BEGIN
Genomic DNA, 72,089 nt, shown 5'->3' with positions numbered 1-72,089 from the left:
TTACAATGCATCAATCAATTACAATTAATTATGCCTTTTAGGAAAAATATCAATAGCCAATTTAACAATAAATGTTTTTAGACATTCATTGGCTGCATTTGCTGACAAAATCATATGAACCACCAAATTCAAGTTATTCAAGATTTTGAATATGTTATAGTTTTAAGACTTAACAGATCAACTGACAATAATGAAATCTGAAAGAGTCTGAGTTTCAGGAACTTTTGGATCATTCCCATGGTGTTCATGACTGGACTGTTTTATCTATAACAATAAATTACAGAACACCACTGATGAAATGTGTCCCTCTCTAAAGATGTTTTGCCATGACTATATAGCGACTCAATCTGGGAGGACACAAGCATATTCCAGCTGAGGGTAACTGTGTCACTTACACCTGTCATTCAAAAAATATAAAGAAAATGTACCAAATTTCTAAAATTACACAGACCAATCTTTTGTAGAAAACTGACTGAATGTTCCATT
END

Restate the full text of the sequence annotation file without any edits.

Genomic DNA, 72,089 nt, shown 5'->3' with positions numbered 1-72,089 from the left:
TTACAATGCATCAATCAATTACAATTAATTATGCCTTTTAGGAAAAATATCAATAGCCAATTTAACAATAAATGTTTTTAGACATTCATTGGCTGCATTTGCTGACAAAATCATATGAACCACCAAATTCAAGTTATTCAAGATTTTGAATATGTTATAGTTTTAAGACTTAACAGATCAACTGACAATAATGAAATCTGAAAGAGTCTGAGTTTCAGGAACTTTTGGATCATTCCCATGGTGTTCATGACTGGACTGTTTTATCTATAACAATAAATTACAGAACACCACTGATGAAATGTGTCCCTCTCTAAAGATGTTTTGCCATGACTATATAGCGACTCAATCTGGGAGGACACAAGCATATTCCAGCTGAGGGTAACTGTGTCACTTACACCTGTCATTCAAAAAATATAAAGAAAATGTACCAAATTTCTAAAATTACACAGACCAATCTTTTGTAGAAAACTGACTGAATGTTCCATT